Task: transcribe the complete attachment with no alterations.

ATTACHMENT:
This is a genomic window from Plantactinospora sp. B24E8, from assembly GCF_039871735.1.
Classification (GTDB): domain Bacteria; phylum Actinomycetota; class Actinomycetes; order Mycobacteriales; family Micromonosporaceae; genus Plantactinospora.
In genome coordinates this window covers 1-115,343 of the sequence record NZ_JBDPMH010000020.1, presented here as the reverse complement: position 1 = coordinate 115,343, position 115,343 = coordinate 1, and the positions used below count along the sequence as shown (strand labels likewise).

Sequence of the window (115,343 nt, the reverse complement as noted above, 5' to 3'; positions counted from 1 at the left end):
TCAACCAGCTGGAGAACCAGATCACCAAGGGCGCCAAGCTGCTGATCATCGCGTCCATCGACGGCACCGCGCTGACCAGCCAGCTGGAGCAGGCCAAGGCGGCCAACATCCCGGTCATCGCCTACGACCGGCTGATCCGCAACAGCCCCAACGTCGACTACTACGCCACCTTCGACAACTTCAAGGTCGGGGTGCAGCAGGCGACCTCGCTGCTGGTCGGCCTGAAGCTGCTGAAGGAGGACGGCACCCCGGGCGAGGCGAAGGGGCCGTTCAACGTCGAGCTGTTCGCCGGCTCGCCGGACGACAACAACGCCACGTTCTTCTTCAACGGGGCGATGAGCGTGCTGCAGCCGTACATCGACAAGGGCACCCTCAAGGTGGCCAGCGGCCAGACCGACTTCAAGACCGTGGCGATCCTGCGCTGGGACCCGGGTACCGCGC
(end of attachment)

This is a genomic window from Plantactinospora sp. B24E8, from assembly GCF_039871735.1.
Classification (GTDB): domain Bacteria; phylum Actinomycetota; class Actinomycetes; order Mycobacteriales; family Micromonosporaceae; genus Plantactinospora.
In genome coordinates this window covers 1-115,343 of the sequence record NZ_JBDPMH010000020.1, presented here as the reverse complement: position 1 = coordinate 115,343, position 115,343 = coordinate 1, and the positions used below count along the sequence as shown (strand labels likewise).

Sequence of the window (115,343 nt, the reverse complement as noted above, 5' to 3'; positions counted from 1 at the left end):
TCAACCAGCTGGAGAACCAGATCACCAAGGGCGCCAAGCTGCTGATCATCGCGTCCATCGACGGCACCGCGCTGACCAGCCAGCTGGAGCAGGCCAAGGCGGCCAACATCCCGGTCATCGCCTACGACCGGCTGATCCGCAACAGCCCCAACGTCGACTACTACGCCACCTTCGACAACTTCAAGGTCGGGGTGCAGCAGGCGACCTCGCTGCTGGTCGGCCTGAAGCTGCTGAAGGAGGACGGCACCCCGGGCGAGGCGAAGGGGCCGTTCAACGTCGAGCTGTTCGCCGGCTCGCCGGACGACAACAACGCCACGTTCTTCTTCAACGGGGCGATGAGCGTGCTGCAGCCGTACATCGACAAGGGCACCCTCAAGGTGGCCAGCGGCCAGACCGACTTCAAGACCGTGGCGATCCTGCGCTGGGACCCGGGTACCGCGC